top of page

A recipe for self-massage

Last week, I had the joy of joining Natasha Gayl for a “Holiday Chocolate Truffle-Making & Self-Massage Workshop” at Hall Back Bay. Here’s a deeper exploration of the massage techniques that we taught.

As winter approaches, the days grow short and the New England chill freezes us to the bones. The effort that it takes to move from bed to work, to the yoga studio, or to wherever else we may need to be requires a greater mental effort with winter’s loss of mobility. As a defense from the cold, we begin to tense up in areas that we may not even realize we are holding – our brow lines, our jaws, our necks, our shoulders. For nearly everyone in Boston or other cold-weather climates, winter calls for a heaping dose of courage and a generous portion of self-care.

Self-massage is one self-care technique that in its simplest form is portable, can be practiced anytime of the day, and involves minimal equipment. Here are the basic principles:

Use your hands

The only tools that you truly need for self-massage are your own two hands. If you have the time, you can start with your feet and work your way up to your scalp for a full-body massage. Or if you know already which areas of your body are feeling particularly tight, you can focus your massage to those specific areas. As a rule of thumb, up-and-down movements are generally effective for muscles that surround long bones (e.g. your calves, your forearms) and circular motions are best for areas surrounding joints (e.g. the area around your kneecap). Start massaging your muscles with your palms, and when you hit an area that feels tense, tight, or “sticky”, pause for a few moments. Play with applying additional pressure by massaging with your fingers or even your elbow and breathe into any sensations that arise.

In Traditional Chinese Medicine (TCM), the “sticky” areas or knots that you may find in self massage are often explained by acupressure points that underlie these spaces. There are hundreds of pressure points that lie throughout the body and that may evoke various types of sensation in many bodies. When pressure is applied to the points that feel particularly tense, the brain releases endorphins, and the surrounding muscle begins to relax and release.

Ayurveda, the ancient Indian system of healing and the sister science to yoga, recommends practicing an oil-based self-massage (Abhyanga) nearly each day for at minimum 15 minutes during your morning routine. However, the real world can make the duration and frequency of this recommendation a challenge. Listen to your body to decide how long, how often, and how much pressure to apply in your self-massage.

Try organic oils

Of course, you can practice self-massage without removing a single article of clothing. But if you’d like to go deeper, then get naked. Practicing full-body self-massage with a small amount of warm, organic oil can assist in moisturizing your skin as you work into tense areas of the body. For the winter, sesame oil is a wonderful, warming option to try, whereas coconut oil can be more cooling for the summer. Try this technique when your pores are open after a warm shower so that you don’t have to worry about clogging your drain. To avoid slipping on oily feet, have a pair of socks at the ready.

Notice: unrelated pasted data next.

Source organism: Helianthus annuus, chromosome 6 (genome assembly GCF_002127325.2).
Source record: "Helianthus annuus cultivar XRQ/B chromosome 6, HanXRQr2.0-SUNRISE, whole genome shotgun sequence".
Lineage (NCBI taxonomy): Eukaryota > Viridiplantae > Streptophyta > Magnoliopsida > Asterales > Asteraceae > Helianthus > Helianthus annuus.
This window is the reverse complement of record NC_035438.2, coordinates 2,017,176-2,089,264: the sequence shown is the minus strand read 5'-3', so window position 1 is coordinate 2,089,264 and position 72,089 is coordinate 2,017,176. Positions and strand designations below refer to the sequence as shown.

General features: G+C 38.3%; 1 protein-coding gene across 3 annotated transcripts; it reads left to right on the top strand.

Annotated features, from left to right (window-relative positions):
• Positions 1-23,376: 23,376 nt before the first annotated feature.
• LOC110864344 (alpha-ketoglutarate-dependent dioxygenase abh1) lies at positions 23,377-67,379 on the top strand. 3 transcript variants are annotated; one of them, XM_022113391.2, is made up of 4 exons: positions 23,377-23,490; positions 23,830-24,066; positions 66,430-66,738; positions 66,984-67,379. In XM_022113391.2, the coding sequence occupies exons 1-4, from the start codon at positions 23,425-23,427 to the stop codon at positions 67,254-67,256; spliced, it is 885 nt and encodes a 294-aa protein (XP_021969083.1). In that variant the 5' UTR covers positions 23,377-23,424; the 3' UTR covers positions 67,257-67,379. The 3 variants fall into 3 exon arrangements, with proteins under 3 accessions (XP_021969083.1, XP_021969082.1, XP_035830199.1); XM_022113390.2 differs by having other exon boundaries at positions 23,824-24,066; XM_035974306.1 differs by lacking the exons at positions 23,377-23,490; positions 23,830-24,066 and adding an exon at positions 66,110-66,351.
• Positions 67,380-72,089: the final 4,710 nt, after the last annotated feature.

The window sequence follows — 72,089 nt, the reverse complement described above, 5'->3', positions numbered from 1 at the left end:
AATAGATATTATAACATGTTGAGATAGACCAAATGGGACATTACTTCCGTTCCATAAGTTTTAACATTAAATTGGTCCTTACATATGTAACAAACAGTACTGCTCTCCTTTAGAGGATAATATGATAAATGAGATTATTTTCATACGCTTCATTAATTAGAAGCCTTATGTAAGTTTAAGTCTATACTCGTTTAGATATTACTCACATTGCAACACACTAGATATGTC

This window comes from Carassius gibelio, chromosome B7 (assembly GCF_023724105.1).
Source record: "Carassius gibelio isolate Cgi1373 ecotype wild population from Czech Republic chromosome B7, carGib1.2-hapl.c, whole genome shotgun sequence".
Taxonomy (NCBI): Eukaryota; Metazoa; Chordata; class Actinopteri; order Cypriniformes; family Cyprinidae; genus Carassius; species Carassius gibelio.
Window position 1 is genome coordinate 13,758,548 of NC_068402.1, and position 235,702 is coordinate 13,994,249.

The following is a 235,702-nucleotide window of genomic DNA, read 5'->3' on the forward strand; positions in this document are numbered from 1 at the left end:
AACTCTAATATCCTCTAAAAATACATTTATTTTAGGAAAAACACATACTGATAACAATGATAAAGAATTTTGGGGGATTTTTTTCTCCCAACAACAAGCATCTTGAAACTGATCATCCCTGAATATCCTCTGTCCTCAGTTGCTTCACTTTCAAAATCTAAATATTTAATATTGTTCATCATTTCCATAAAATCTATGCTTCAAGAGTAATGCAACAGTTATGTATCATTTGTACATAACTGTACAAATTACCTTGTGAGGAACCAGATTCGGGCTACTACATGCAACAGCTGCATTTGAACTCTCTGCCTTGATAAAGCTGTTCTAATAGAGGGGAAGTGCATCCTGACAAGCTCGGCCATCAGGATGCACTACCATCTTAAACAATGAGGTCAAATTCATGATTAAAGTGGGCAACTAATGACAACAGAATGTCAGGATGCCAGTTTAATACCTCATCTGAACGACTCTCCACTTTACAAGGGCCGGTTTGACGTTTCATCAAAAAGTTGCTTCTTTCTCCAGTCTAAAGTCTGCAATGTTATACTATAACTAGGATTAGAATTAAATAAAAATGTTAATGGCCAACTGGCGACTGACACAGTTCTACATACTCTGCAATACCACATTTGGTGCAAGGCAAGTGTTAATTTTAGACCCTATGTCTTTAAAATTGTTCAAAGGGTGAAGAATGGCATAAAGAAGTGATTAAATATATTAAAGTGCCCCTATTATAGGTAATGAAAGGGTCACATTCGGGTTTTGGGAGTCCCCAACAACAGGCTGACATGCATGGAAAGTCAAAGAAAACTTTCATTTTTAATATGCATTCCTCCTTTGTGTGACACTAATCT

Try essential oils

To make your self-massage routine even yummier, explore aromatherapy. For an essential oil-based approach to this technique, dilute your essential oil in fractured coconut oil or in whichever organic oil you choose to use (fragrance-free base oils may be best for this). The possibilities are endless when it comes to scent options. Lavender can be an especially calming oil to work with, peppermint can feel cooling, and wild orange can be uplifting. Go with your gut once again in finding a scent for your practice.

Anjali mudra. Photo by Abhishek Bhatia.

A heart-warming recipe for self-massage

For a simple self-massage practice, try this heart-warming massage technique:

1. Start in a comfortable seat. Place your hands to prayer at heart center, in a gesture known as Anjali mudra. This translates to heart seal in Sanskrit. Visualize your beating heart as a symbol of courage.

2. Place a drop of lavender essential oil into your palms and rub them together to create friction. Once you’ve built sufficient heat, place both palms to stack at your heart center. Hold your hands here and take ten deep breaths.

3. Move your hands to your temples and begin tracing small circles in both directions.

4. Move your hands down to your ears and cup their outsides before gently massaging the lobes.

5. Bring your hands to the back of your neck and work your palms or your fingertips into the muscle.

6. Work your way down to the tops of your shoulders to massage your fingertips into any areas of tension in this space.

7. Cross your hands at your collarbones, and swiftly brush your hands down your arms.

8. Turn your left forearm upward, and cup your right hand around it. Begin working your palms and fingers up and down the muscles in this space, pausing when you feel tension. Switch to the second arm when you feel complete.

9. Pause when your left hand reaches your right wrist. Use your left thumb to gently apply pressure to the space that lies directly below and between your right pinky and right middle finger at your right wrist crease. This point is said by TCM to be a powerful acupressure point along the heart meridian. Pause for a few breaths as you gently apply pressure before switching to your second wrist.

10. Finally, bring your hands back to your heart center in Anjali mudra. Bring the image of your courageous heart back to mind. Thank yourself for carving space for your self-care routine into your day.

bottom of page